Among the many changes we can attribute to the COVID-19 pandemic is an accelerated adoption of virtual healthcare. Whether they are using phone screenings, online appointments, email and text exchanges with healthcare professionals, or trying a new mobile app offered as part of their benefits package, Canadians are embracing a variety of new ways to access care.
Virtual care is proving to be an effective way of reducing visits to clinics and, more importantly, overwhelmed hospitals and emergency rooms. In fact, a recent study by Women’s College Hospital in Toronto shows that 98% of patients feel the quality of virtual visits is the same or better than in-person care.
Given that 69% of Canadian parents and caregivers are interested in virtual care, now is the time for employers and practitioners to make it a mainstream healthcare delivery channel.
Old barriers are falling
Many physicians, nurses and nurse practitioners have been experimenting with virtual care for years. It is a way both to extend services to Canadians who do not have a regular family physician or those that live in remote areas and to serve busy professionals and their families – in fact, the majority of Millennial employees are interested in virtual care2.
While the pandemic has turned our world upside down, it has also helped some hesitant practitioners to adopt virtual care as a way to provide care to their patients and to protect themselves.
In parallel, employers are increasingly looking to virtual care as a way to offer a better experience for their employees. A pilot project by a Quebec-based company found a 95% employee satisfaction rate with their virtual care app.
Canadian employees are excited about virtual care and, according to a report by TELUS Health , two-thirds say they will use it if it’s offered and 71% are willing to give up other benefits in order to have virtual care. Yet the same study finds only 9% of employers are offering the benefit, which may indicate the time is right to include virtual care as part of a competitive benefits package that can help attract and retain key talent.
In addition to a great patient experience, virtual care can help reduce other costs associated with in-person healthcare delivery. For example, a company with 200 employees could recover more than 2,600 hours of productivity if even half of their employees used virtual care instead of taking time off for in-person appointments.2
Technology proves itself
Employees are also customers of companies like Amazon and Uber, whose innovations have changed consumer expectations around technology – including healthcare delivery. The so-called consumerization of healthcare is placing more pressure on practitioners and employers to deliver an on-demand, intuitive, and highly customized experience whether it’s renewing a prescription, getting an expert opinion on a sore shoulder or consulting for a mental health concern.
Virtual care is not a single platform or app: it’s the practice of using available tools to access care when and where needed. For example, apps like Akira by TELUS Health offer employees on-demand access to clinicians who can help with physical and mental health concerns, specialist referrals and routine needs such as prescription renewals. Using secure text and video on a computer, tablet or smartphone, patients can access care when and how it makes sense for them. Best of all, the vast majority (81%) of concerns are resolved during virtual visits without any further need for an in-person consultation1.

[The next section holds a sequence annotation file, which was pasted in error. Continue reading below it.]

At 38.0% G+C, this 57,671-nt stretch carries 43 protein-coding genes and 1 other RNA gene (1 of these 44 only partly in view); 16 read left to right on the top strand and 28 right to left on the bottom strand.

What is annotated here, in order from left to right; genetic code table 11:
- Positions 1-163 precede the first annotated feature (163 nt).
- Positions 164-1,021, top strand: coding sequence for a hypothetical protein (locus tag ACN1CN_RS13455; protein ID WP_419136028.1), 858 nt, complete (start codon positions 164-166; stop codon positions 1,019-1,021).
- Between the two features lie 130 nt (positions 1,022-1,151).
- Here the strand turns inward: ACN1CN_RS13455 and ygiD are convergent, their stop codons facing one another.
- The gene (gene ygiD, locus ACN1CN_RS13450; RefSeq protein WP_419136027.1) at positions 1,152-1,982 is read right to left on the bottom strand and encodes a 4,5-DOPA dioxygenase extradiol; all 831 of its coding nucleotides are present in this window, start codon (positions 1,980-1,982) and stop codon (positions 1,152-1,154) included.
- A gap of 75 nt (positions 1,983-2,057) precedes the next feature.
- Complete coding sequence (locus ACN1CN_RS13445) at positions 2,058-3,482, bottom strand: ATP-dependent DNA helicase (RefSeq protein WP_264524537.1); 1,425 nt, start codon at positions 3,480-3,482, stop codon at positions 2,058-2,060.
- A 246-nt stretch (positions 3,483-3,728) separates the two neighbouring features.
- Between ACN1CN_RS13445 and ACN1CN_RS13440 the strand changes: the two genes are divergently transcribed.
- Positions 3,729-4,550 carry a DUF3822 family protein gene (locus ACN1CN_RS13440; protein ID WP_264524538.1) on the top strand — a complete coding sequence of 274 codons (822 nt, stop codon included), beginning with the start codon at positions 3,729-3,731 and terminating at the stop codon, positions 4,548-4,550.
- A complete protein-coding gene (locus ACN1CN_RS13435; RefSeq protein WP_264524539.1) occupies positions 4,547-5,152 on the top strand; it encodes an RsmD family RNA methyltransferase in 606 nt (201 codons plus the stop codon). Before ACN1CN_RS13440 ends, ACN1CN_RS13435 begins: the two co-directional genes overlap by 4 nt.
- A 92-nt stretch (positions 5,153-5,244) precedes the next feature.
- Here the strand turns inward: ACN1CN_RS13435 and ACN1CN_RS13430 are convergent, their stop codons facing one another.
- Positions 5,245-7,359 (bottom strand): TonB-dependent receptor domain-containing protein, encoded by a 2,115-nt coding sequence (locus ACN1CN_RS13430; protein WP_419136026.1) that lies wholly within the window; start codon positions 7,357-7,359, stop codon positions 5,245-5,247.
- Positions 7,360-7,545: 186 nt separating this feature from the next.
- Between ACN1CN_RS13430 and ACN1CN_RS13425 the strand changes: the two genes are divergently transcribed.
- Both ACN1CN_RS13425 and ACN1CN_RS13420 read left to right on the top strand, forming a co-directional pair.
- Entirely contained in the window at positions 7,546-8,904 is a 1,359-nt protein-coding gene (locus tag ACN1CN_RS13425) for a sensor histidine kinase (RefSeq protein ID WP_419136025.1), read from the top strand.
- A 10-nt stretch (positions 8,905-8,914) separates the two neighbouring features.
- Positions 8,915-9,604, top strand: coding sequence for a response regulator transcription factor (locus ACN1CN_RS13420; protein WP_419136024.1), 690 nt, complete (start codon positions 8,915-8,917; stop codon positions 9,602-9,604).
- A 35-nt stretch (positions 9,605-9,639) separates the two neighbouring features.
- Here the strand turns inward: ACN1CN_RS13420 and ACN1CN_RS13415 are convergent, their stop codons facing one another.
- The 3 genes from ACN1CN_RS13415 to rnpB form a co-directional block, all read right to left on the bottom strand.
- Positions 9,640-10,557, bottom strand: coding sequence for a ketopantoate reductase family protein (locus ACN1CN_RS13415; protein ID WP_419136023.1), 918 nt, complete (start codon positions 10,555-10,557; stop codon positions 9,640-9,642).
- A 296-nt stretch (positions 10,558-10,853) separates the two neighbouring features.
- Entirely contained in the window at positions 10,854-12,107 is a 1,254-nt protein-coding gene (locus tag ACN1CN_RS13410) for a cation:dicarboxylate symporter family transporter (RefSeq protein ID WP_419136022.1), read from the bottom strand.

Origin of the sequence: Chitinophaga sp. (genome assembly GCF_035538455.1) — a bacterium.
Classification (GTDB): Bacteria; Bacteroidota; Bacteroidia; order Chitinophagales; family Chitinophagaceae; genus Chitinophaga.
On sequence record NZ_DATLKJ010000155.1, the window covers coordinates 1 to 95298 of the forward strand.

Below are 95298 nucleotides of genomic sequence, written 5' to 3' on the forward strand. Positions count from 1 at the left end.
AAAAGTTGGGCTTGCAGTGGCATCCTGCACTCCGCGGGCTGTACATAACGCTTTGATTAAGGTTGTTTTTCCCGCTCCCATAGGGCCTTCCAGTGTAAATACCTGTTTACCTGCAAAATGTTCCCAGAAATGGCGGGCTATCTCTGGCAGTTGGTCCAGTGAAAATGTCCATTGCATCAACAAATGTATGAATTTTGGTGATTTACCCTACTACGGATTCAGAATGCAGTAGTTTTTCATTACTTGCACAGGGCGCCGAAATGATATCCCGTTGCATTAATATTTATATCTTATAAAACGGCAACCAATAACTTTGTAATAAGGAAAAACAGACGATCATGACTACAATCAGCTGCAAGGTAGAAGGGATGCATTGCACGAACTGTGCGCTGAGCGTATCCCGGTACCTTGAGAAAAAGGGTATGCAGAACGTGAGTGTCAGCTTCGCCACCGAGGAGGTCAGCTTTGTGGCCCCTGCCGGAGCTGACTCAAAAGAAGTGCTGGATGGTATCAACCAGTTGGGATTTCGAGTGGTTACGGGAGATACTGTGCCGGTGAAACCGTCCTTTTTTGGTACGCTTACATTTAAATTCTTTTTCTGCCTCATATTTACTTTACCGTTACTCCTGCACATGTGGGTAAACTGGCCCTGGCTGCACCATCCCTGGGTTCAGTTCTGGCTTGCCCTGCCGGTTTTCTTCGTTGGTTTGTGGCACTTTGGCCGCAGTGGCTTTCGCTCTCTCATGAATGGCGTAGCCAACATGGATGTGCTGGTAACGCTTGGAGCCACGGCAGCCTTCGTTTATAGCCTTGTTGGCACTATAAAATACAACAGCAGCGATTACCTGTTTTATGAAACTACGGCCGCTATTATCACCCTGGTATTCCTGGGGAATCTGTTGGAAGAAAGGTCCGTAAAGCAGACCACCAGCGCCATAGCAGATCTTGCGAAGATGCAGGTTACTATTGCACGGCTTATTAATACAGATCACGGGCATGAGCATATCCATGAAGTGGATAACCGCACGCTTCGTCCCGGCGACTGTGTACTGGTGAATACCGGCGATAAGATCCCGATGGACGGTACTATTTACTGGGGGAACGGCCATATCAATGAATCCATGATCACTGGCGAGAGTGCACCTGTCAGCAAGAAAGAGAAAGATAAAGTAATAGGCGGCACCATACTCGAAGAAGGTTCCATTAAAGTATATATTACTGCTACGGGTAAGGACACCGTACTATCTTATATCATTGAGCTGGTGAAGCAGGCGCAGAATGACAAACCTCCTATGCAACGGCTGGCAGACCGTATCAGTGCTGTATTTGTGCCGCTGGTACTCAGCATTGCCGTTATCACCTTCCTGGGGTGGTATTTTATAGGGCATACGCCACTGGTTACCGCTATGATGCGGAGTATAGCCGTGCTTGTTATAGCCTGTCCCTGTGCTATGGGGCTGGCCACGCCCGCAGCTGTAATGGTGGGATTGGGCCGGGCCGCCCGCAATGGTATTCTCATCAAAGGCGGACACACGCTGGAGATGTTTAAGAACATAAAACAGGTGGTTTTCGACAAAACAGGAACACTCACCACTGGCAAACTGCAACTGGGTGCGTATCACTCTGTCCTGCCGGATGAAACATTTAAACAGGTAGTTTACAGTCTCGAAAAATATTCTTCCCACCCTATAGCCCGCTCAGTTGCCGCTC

Addressing chronic illnesses
The virtual community of care can also help employers address the impact of chronic illness on the workplace. One study shows that 58% of benefit plan members have at least one chronic condition, and almost half have missed work because of it. Better access to trained clinicians and health coaches can help bring these costs under control. “The opportunities to address chronic conditions, including mental health, using a holistic team of practitioners is particularly exciting,” observes Meaghan Kappel, a Director in PWC’s M&A Strategy practice. “Employees want continuity of care, and we now have a workable model to deliver it effectively.”
The time is now
In addition to a demonstrated demand for virtual care, strong technology innovations, positive patient experiences and a clear benefit to employers, consider that nearly five million Canadians don’t have a family doctor,2 and of those who do, one-fifth wait more than a week to see their physician2. There’s no question that virtual care may be just the remedy our often overworked healthcare system needs.
If ever there was a time to prove the mettle of a virtual healthcare model, this is it. For employers, there is an opportunity to assess how virtual care can be a part of their overall benefits offering. With its multi-generational appeal and low barriers to entry, it’s a great way for employers to differentiate themselves while showing employees they’re investing in their overall wellness.
 Bhattacharyya, O. 2020.
The promise of virtual care: Evisits in Ontario.
 TELUS Health (2019). Virtual Healthcare in Canada: The Solution at Our Fingertips.
 Learn more about the pilot study in this video.
 Society of Human Resources Managers, 2019. Employers boost benefits to win and keep top talent.
 Fuller, J.B., and Raman, M. (2019). The caring company: How employers can help employees manage their caregiving responsibilities – while reducing costs and increasing productivity. Harvard Business School.
 Managed Healthcare Executive (2019). What consumerization means for healthcare.
 Cowden (2020). Workplace 2020: Consumerization is key to productivity and ROI.
 Adobe (2019) The consumerization of healthcare.
 Sanofi Canada, 2018. Canadian employers underestimate the proportion of their workforce with a chronic condition and its impact.